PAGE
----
March is Women’s History Month and to celebrate we’ll be sharing the stories of amazing women who have contributed to the fields of science, math, technology, and engineering.

Known as the “First Lady of Physics” and the “Queen of Nuclear Research” Chien-Shiung Wu was a prominent Chinese American nuclear physicist.  She worked on the Manhattan Project and taught for some of the best American universities.  Her work earned a Nobel Prize, though she was not recognized due to her gender.  Her later life took her back to China where she advocated for girls in science and tech fields.

Chien-Shiung Wu was born near Shanghai, China, on May 31, 1912.  Wu’s mother was a teacher and her father was an engineer, so they made education a priority for her.   They pushed her to study science and math while she attended Mingde Women’s Vocational Continuing School, one of the first schools that allowed girls.  For college, Wu attended one of the best schools in China, Nanjing University.  It was there that she changed her major from mathematics to physics.

After receiving her Bachelor of Science degree, she worked for a lab that researched X-ray crystallography under professor Jing-Wei Gu.  She encouraged Wu to travel to the United States for her graduate degree. She attended California Berkley and her graduate work focused on the fission products of uranium.  Wu finished her Ph.D. in 1940 and began working at Smith College, a few years later she became an associate professor at Princeton University.  She then joined the Manhattan Project at Columbia University where she figured out how to enrich uranium ore.  She left the project in 1945.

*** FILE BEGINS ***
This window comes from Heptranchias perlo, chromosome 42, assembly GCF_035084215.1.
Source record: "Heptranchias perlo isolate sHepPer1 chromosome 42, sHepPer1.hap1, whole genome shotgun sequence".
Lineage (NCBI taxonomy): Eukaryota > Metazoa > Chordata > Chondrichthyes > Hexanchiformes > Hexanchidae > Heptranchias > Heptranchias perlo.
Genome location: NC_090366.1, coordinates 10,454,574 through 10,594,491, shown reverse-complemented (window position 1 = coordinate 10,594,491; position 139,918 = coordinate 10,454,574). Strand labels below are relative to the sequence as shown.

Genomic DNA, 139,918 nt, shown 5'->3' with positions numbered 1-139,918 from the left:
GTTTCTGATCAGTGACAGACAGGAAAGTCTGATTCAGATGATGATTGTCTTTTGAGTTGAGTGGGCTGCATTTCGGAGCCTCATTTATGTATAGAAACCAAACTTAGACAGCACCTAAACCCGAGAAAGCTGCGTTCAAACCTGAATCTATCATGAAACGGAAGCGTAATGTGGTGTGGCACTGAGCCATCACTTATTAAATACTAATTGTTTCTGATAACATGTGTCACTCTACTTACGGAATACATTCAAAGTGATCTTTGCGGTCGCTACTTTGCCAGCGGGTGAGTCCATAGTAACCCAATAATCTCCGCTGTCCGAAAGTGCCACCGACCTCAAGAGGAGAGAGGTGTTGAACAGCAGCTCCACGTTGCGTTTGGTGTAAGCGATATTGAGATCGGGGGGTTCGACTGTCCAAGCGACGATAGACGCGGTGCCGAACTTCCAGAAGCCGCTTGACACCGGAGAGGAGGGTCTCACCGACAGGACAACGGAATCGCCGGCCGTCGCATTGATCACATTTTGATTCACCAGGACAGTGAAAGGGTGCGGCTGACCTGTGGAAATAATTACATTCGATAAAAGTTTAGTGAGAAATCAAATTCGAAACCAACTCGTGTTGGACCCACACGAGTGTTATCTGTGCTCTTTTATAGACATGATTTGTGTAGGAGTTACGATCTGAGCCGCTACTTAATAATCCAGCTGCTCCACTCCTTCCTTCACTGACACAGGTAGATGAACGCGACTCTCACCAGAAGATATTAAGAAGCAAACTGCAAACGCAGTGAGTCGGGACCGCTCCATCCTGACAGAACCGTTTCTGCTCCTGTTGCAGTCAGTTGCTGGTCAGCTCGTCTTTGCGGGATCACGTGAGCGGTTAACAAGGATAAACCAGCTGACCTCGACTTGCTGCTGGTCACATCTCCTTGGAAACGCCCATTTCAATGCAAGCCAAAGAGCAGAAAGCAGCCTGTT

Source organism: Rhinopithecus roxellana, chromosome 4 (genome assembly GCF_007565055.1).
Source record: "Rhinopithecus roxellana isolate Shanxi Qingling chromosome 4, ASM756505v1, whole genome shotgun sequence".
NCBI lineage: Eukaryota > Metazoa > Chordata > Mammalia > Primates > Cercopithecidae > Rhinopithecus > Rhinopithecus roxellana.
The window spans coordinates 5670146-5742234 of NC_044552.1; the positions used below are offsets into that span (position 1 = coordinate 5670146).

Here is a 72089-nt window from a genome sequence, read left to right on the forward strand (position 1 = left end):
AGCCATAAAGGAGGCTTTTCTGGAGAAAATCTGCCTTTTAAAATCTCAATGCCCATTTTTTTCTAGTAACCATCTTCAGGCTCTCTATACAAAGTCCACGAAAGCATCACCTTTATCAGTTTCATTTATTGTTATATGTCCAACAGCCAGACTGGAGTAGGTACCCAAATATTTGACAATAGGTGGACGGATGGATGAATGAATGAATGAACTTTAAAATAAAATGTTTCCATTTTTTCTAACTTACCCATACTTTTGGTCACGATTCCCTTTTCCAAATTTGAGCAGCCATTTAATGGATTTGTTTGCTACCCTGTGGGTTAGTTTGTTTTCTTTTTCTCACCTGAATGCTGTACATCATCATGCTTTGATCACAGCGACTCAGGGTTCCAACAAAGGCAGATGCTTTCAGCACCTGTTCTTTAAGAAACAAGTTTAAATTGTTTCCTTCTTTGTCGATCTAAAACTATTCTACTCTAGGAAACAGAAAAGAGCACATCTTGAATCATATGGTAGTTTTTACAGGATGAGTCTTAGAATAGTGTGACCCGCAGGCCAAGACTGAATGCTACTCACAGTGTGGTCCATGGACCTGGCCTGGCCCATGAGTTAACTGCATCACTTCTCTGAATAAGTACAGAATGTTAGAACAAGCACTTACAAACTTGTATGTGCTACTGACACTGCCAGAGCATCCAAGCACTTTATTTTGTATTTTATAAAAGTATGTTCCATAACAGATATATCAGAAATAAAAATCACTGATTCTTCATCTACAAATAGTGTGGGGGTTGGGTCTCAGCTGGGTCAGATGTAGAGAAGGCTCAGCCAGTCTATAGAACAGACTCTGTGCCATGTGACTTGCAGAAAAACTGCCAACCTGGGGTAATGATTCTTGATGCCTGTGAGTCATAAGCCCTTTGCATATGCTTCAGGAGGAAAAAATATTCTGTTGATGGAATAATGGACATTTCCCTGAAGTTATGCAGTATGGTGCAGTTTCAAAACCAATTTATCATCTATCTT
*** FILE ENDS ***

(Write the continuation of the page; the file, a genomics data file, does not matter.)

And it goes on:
Subsequently, Wu stayed at Columbia for the rest of her working career in the physics department.  It was there that she met two theoretical physicists who would win a Nobel Prize for her experiment.  It was called the Wu Experiment and it disproved the law of conservation of parity.  After being snubbed for the Nobel Prize because of her gender, she is quoted as saying “I wonder whether the tiny atoms and nuclei, or the mathematical symbols, or the DNA molecules have any preference for either masculine or feminine treatment.”

Wu retired in 1981 and spent her time working with schools in China, Taiwan, and the US.  She became a role model for girls due to her advocacy of STEM education. Chien-Shiung Wu made a career out of breaking the mold.  She was a brilliant physicist that inspired generations of female scientists and mathematicians.

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About Author
Danielle Rein, Community Learning Specialist
Danielle is a Community Learning Specialist at Do Space who was born and raised in the Omaha area. In her free time, she can usually be found playing video games or reading.